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Indicators of fragility in the UK corporate sector

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  • Gertjan W. Vlieghe

Abstract

The determinants of the aggregate corporate liquidation rate in the United Kingdom are estimated from a sample of quarterly data using an autoregressive distributed lag (ARDL) approach which allows for non-stationarity of the variables. The paper investigates what the appropriate measures of indebtedness are, and examines whether the unprecedented spike in the corporate liquidation rate in the United Kingdom in 1992 caused a breakdown in the relationship between the variables. The debt-to-GDP ratio, the real interest rate, deviations of GDP from trend and real wages are found to be long-run determinants of the liquidation rate. The birth rate of new companies, an index of property prices and nominal interest rates have significant short-term effects. The estimated equation is robust to changes in the sample period. The rapidly increasing level of indebtedness in the late 1980s was the main determinant of the subsequent increase in the liquidation rate. The decrease in the liquidation rate after 1992 was primarily due to lower real interest rates, lower real wages and the cyclical recovery of GDP.

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Bibliographic Info

Paper provided by Bank of England in its series Bank of England working papers with number 146.

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Date of creation: Dec 2001
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Handle: RePEc:boe:boeewp:146

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Cited by:
  1. John Whitley & Richard Windram, 2003. "A quantitative framework for commercial property and its relationship to the analysis of the financial stability of the corporate sector," Bank of England working papers 207, Bank of England.
  2. David Aikman & Piergiorgio Alessandri & Bruno Eklund & Prasanna Gai & Sujit Kapadia, & Elizabeth Martin, & Nada Mora & Gabriel Sterne & Matthew Willison, 2011. "Funding Liquidity Risk in a Quantitative Model of Systemic Stability," Central Banking, Analysis, and Economic Policies Book Series, in: Rodrigo Alfaro (ed.), Financial Stability, Monetary Policy, and Central Banking, edition 1, volume 15, chapter 12, pages 371-410 Central Bank of Chile.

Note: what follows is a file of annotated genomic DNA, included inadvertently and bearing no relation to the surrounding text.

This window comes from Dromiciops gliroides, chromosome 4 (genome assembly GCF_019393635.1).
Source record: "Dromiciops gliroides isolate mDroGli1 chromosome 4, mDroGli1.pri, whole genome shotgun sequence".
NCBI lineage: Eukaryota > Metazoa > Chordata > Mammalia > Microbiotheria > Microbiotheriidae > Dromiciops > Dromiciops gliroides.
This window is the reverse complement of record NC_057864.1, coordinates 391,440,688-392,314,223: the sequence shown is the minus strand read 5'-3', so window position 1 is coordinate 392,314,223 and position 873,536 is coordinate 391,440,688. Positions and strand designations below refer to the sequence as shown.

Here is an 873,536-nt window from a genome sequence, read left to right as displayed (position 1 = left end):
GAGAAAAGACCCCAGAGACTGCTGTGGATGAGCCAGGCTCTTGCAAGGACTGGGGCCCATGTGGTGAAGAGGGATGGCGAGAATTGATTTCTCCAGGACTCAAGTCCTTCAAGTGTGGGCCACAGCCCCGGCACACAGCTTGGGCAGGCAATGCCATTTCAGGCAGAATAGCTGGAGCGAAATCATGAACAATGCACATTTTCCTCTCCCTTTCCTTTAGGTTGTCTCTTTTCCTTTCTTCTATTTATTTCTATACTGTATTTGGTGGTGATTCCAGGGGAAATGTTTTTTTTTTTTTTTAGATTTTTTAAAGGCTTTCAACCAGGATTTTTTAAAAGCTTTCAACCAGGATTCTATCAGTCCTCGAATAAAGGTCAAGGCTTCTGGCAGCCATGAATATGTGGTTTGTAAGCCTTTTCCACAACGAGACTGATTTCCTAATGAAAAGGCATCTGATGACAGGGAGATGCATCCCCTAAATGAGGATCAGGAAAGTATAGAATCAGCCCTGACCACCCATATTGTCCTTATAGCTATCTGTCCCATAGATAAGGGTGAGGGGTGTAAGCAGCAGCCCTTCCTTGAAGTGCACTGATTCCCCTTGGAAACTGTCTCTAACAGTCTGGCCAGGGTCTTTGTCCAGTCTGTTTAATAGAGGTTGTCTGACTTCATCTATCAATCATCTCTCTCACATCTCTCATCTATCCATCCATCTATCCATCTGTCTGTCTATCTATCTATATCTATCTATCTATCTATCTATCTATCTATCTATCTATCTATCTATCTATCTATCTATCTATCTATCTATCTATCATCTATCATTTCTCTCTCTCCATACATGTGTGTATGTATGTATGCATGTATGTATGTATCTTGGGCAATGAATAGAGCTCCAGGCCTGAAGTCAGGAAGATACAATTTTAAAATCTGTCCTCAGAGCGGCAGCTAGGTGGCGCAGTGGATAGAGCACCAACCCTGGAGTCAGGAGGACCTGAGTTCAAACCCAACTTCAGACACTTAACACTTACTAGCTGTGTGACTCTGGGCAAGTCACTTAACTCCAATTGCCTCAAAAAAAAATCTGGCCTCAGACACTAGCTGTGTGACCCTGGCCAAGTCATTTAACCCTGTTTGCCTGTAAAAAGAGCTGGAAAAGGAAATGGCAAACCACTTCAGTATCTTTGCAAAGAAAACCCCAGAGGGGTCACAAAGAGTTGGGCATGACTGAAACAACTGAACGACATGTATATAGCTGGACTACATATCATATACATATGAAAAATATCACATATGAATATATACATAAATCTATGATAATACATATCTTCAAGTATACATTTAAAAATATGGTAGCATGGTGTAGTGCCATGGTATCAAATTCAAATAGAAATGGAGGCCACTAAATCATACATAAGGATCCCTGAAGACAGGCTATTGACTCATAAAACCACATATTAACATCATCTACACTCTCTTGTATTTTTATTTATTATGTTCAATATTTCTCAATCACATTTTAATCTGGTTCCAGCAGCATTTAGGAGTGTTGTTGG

3. Harada, Nobuyuki & Kageyama, Noriyuki, 2011. "Bankruptcy dynamics in Japan," Japan and the World Economy, Elsevier, vol. 23(2), pages 119-128, March.
  4. Salnikov, V. & Mogilat, A. & Maslov, I., 2012. "Stress Testing for Russian Real Sector: First Approach," Journal of the New Economic Association, New Economic Association, vol. 16(4), pages 46-70.
  5. Dietske Simons & Ferdinand Rolwes, 2009. "Macroeconomic efault Modeling and Stress Testing," International Journal of Central Banking, International Journal of Central Banking, vol. 5(3), pages 177-204, September.
  6. Virolainen , Kimmo, 2004. "Macro stress testing with a macroeconomic credit risk model for Finland," Research Discussion Papers 18/2004, Bank of Finland.
  7. Nico Dewaelheyns & Cynthia Hulle, 2008. "Legal reform and aggregate small and micro business bankruptcy rates: evidence from the 1997 Belgian bankruptcy code," Small Business Economics, Springer, vol. 31(4), pages 409-424, December.
  8. John Hunter & Natalia Isachenkova, 2004. "Aggregate Economy Risk And Company Failure:An Examination Of Uk Quoted Firms In The Early 1990s," Money Macro and Finance (MMF) Research Group Conference 2004 74, Money Macro and Finance Research Group.
  9. Fabling, Richard & Grimes, Arthur, 2005. "Insolvency and economic development: Regional variation and adjustment," Journal of Economics and Business, Elsevier, vol. 57(4), pages 339-359.
  10. Salman, A. Khalik & von Friedrichs, Yvonne & Shukur, Ghazi, 2009. "Macroeconomic Factors and Swedish Small and Medium-Sized Manufacturing Firm Failure," Working Paper Series in Economics and Institutions of Innovation 185, Royal Institute of Technology, CESIS - Centre of Excellence for Science and Innovation Studies.
  11. Sorge, Marco & Virolainen, Kimmo, 2006. "A comparative analysis of macro stress-testing methodologies with application to Finland," Journal of Financial Stability, Elsevier, vol. 2(2), pages 113-151, June.
  12. Glenn Hoggarth & Steffen Sorensen & Lea Zicchino, 2005. "Stress tests of UK banks using a VAR approach," Bank of England working papers 282, Bank of England.

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